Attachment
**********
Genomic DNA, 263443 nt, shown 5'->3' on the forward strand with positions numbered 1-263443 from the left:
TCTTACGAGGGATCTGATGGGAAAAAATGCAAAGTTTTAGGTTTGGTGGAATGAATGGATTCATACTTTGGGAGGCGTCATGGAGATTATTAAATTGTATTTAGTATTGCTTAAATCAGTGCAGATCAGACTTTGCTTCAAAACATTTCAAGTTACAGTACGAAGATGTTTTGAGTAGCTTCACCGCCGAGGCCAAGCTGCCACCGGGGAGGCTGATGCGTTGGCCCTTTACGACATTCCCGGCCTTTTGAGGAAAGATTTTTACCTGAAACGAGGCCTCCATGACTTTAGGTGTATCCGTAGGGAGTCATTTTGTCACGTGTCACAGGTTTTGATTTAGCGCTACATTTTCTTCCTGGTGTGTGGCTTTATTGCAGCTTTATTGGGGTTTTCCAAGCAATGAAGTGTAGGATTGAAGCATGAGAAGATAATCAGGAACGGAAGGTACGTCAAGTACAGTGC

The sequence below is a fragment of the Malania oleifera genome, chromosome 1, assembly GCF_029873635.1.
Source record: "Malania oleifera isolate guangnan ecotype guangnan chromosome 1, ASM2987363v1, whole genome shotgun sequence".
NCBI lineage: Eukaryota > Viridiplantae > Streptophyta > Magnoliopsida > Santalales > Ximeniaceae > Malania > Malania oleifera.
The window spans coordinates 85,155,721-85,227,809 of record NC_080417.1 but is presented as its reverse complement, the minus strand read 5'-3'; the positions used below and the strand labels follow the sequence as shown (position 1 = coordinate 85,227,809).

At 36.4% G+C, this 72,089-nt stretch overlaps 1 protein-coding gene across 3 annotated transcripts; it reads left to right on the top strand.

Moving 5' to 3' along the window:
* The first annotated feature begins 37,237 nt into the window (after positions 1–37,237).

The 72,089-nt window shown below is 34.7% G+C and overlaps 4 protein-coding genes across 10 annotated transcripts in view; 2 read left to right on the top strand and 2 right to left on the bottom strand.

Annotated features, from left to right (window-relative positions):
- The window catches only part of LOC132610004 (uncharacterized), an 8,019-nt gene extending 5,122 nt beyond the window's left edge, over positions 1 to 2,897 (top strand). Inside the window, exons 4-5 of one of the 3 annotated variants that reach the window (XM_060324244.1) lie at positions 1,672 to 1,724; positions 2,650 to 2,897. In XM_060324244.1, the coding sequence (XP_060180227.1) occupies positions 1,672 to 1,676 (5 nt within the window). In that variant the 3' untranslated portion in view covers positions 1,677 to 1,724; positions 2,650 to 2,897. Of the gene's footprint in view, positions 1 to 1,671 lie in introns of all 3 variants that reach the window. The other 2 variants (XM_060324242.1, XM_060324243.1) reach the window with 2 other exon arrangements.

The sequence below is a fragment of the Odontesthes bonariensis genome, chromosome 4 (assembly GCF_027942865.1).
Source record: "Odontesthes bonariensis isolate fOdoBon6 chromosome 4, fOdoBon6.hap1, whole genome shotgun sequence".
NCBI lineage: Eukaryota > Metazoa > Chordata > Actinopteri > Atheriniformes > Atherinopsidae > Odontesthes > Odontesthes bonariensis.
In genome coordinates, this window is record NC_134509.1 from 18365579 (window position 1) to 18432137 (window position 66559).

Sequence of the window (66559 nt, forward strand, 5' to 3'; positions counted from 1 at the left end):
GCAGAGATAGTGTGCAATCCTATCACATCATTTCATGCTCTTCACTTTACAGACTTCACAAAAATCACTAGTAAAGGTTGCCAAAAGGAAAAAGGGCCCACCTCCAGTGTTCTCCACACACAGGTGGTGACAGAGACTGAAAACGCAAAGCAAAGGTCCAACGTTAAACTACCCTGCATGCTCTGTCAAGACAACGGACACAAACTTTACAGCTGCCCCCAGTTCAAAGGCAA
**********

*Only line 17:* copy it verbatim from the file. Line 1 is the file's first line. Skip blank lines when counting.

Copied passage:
Sequence of the window (66559 nt, forward strand, 5' to 3'; positions counted from 1 at the left end):